Last spring, while the world waited for the successor to Pope Benedict XVI to be announced, a researcher for National Public Radio called me to ask why popes change their name when assuming the papacy. I explained that the custom started in the sixth century when the chosen candidate bore the unfortunate name of Mercury. Since the bishop of Rome could hardly bear the name of a pagan god, the new pope took the name John.
In the course of our chat, I said in passing that it was odd that no pope ever took the name Francis. Perhaps new popes worry that they cannot live up to the model of Il Poverello.
Later that same day, Jorge Bergoglio was elected pope and took the name Francis. When asked to comment on that choice by another news outlet, I could not but recall the old Latin saw: nomen omen. Did Pope Francis indeed have in mind the Poor Man of Assisi (who was not even ordained to the priesthood)? Or was he thinking of Francis Xavier, the Jesuit missionary, or perhaps, Francis de Sales, the pastoral bishop and spiritual writer? Rather quickly the new pope made it clear that he had Francis of Assisi in mind.
G. K. Chesterton once wrote that what St. Benedict stored, St. Francis scattered. It was a prophetic phrase. The extroverted Francis succeeded the more monastically inclined scholar- prelate Benedict, thus imperfectly replicating church history.
The biographical facts about the new pope are easily stipulated. Born in 1936 to Italian immigrant parents in Buenos Aires, Bergoglio first planned to become a chemist. After an intense religious experience at the age of 17 (and a bout of tuberculosis that cost him a lung when he was 20), he entered the novitiate of the Jesuits at 22. He studied in Chile and Germany and was ordained to the priesthood 11 years later. In 1973, after a few years in parish work, he was named provincial superior of the Jesuits in Argentina.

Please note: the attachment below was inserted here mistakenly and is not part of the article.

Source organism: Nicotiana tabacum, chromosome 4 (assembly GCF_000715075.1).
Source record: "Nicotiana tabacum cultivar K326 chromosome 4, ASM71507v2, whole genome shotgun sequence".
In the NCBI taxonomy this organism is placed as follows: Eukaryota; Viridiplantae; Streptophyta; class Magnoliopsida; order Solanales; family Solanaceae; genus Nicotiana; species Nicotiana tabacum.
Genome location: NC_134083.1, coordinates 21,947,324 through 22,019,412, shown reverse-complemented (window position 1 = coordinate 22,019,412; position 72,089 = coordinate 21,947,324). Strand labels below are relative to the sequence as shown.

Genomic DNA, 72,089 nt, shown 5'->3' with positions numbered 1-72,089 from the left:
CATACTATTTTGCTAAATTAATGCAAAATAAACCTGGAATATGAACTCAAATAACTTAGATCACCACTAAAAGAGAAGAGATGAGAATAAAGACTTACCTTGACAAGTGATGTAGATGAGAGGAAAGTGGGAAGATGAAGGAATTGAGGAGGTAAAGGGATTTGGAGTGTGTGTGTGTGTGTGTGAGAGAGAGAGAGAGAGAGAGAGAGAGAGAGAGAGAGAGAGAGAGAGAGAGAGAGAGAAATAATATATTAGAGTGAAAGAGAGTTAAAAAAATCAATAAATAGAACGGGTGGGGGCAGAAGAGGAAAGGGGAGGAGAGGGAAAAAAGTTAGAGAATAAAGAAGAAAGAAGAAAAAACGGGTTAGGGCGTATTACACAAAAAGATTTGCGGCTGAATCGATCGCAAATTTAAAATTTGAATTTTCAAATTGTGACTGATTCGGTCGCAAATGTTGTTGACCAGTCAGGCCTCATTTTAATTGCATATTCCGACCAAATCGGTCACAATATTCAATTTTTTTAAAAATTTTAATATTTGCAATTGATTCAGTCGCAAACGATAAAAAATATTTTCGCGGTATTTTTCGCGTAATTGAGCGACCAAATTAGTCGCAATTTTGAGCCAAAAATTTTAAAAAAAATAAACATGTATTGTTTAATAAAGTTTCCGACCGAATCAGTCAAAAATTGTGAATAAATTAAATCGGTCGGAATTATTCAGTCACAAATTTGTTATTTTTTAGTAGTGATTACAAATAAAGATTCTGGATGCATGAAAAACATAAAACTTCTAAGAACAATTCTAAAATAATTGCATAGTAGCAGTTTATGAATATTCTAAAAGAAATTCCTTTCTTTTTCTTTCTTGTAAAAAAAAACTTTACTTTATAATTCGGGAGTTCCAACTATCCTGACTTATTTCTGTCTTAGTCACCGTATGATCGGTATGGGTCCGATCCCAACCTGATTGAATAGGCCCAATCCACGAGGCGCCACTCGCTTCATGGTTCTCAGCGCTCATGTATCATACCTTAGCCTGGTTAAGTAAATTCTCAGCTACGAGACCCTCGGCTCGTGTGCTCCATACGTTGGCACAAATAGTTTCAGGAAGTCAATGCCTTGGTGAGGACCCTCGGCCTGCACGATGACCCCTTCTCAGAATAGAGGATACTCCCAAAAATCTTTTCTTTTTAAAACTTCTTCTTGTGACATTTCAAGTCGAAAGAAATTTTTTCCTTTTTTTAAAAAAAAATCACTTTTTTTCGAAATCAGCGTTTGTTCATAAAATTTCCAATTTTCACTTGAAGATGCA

His years as provincial coincided with the years (1976–1983) of the ghastly “Dirty War” in Argentina, and although he did not side with the radical Jesuits in those years, he evidently never colluded with the army generals either—which cannot be said of many of the church’s hierarchy.
Bergoglio, however, was not in harmony with the activist slant of the Jesuits of the day and found himself for well over a decade relegated to backwater assignments as a parish priest, teacher and convent chaplain. Then John Paul II named him an auxiliary bishop in 1992, and in 1998 he became archbishop of Buenos Aires and a cardinal in 2001.
As archbishop and as pope Bergoglio has opted for a simple life and made clear his love for the poor. It is easy to render him as a caricature: the simple fool for Christ in contrast to the learned and cultured Mozart-playing Benedict. A closer look at his Argentine life tends to blur that cartoonish view, which was created by the media. Bergoglio’s Jesuit education taught him a deep love of literature (he lists Borges and Dostoevsky as his favorite writers), a thorough training in theology (including a German doctorate, with a thesis on Romano Guardini), a passion for soccer, and an easily expressed appreciation of Argentinian popular culture. While in Buenos Aires he cowrote a book with a prominent rabbi.